What Russell Westbrook Must Do to Become Best Point Guard in the NBA

Daniel O'Brien@@DanielO_BRFeatured ColumnistAugust 21, 2013

LOS ANGELES, CA - JANUARY 27:  Russell Westbrook #0 of the Oklahoma City Thunder makes a pass during the game against the Los Angeles Lakers at Staples Center on January 27, 2013 in Los Angeles, California.  NOTE TO USER: User expressly acknowledges and agrees that, by downloading and or using this photograph, User is consenting to the terms and conditions of the Getty Images License Agreement.  (Photo by Harry How/Getty Images)
Harry How/Getty Images

A couple years ago, hardly anyone considered Oklahoma City Thunder star Russell Westbrook a candidate to eventually be the NBA's best point guard.

Entering the 2013-14 campaign, it's a legitimate possibility, provided he takes the appropriate steps and improvements.

In 2011-12, Westbrook looked more like a shooting guard who occasionally passed. He posted 5.5 assists per game, and many wondered whether he could be an authentic point man at a championship level.

Throughout the 2012-13 season, he progressed as a passer and leader, and if he continues to develop this year, he has a chance to reach the top of the point guard food chain.

He already possesses the physical gifts, scoring aptitude and playmaking skills necessary to be the league's best point. It's the finer points of quarterbacking that need upgrading.

So what exactly does he need to do?


Keep attacking, but be a more selective shooter

Most of Russell Westbrook's flaws are in the decision-making department, and shot selection is one of the main areas of concern.

Let's be clear: Scott Brooks can't change who Westbrook is. He's an aggressive player who likes to attack the hoop and toss up shots from the perimeter.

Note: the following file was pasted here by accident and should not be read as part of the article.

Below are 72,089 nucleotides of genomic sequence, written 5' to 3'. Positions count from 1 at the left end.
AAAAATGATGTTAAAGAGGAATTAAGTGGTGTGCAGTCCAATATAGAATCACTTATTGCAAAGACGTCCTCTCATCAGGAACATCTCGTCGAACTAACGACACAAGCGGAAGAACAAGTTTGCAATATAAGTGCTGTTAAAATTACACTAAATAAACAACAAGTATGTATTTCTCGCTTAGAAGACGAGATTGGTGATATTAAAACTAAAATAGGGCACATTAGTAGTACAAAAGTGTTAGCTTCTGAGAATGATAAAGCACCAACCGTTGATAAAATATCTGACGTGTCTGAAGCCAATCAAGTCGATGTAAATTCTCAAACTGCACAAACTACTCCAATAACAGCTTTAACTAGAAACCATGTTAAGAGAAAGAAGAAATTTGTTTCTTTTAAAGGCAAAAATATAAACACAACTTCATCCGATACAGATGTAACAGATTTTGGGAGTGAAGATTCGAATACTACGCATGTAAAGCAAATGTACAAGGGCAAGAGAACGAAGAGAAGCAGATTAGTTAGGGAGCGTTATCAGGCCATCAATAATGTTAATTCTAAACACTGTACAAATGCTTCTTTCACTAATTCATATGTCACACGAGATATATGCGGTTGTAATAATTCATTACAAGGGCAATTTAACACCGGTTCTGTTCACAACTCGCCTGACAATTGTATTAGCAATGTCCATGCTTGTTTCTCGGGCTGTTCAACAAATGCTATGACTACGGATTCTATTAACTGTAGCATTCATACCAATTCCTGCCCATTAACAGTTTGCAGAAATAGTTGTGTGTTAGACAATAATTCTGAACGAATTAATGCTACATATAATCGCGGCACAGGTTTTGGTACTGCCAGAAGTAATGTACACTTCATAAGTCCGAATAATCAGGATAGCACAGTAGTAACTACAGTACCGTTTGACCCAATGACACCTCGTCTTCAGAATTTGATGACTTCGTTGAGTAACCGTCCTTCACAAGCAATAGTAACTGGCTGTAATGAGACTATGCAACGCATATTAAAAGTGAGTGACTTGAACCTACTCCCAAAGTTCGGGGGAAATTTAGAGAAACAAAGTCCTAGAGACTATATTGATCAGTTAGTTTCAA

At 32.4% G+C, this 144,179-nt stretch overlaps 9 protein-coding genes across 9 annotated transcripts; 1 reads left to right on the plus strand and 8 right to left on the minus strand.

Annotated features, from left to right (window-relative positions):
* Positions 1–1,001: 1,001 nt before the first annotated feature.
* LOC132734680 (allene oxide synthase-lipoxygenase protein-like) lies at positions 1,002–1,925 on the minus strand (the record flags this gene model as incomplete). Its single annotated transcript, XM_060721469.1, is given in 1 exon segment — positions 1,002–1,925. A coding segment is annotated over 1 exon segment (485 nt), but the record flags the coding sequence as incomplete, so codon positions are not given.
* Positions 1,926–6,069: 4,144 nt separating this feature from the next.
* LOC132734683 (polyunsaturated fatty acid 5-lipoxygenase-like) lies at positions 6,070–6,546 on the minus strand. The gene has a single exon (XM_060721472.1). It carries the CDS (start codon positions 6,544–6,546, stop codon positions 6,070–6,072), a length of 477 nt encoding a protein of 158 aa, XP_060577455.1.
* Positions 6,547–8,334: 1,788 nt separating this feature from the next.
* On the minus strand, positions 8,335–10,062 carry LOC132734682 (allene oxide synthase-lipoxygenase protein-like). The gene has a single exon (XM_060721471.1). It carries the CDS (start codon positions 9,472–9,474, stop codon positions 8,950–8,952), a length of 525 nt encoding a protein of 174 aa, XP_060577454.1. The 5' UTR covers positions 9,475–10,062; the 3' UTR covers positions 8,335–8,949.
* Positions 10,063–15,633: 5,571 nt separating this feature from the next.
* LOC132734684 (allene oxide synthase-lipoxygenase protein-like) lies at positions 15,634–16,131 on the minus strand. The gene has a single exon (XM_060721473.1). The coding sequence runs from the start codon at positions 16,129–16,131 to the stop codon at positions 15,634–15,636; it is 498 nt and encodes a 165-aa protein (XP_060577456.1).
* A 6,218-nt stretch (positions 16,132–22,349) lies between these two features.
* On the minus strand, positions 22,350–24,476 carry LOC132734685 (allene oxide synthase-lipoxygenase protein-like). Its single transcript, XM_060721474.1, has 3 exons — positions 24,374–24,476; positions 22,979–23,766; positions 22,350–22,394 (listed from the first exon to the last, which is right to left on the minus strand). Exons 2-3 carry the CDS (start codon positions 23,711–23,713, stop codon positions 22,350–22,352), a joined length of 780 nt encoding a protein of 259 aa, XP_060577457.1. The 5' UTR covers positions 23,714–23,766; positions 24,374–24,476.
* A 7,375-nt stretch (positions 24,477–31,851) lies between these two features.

What the Thunder need from him is a more refined and discerning version of this player. In order to balance OKC's attack a little more and make it more unpredictable, he will probably need to cut his shot attempts per game slightly, from the 18.5-19.5 range to 16.5-17.5.

Instead of settling for off-balance forays to the rim or closely-contested jumpers, Westbrook needs to work extra hard to find high-percentage opportunities. That means organizing and directing the team's spacing more often and finding shots in rhythm.


Improve clock management and situational decision-making

One of the essential tools of being a truly efficient and successful floor general is managing the clock, and that's something Westbrook has struggled with frequently throughout his career.

He must initiate the offense earlier in the shot clock in order to give his squad more quality shot attempts before the clock winds down. Oftentimes, Westbrook spends precious seconds feeling out the defense, trying to find a crease to use his athleticism. When nothing materializes, he's forced to make crazy passes or shots.

Reducing the frequency of these situations would directly impact his turnover totals. Instead of three-plus giveaways per game every season, Westbrook would be in the 2.5 range and see an uptick in assists and shooting percentage.

Westbrook must also keep a closer eye on the score, especially late in games.

There are occasions when he tries tricky passes or drives during the fourth quarter of one-possession games. Failing on those attempts can be costly, so he needs to eradicate those tendencies from his game.


Cut down on dribble pull-up three-pointers

Westbrook loves his pull-up jumper, and although it's far less effective than his dunks and transition layups, he's never going to stop using it.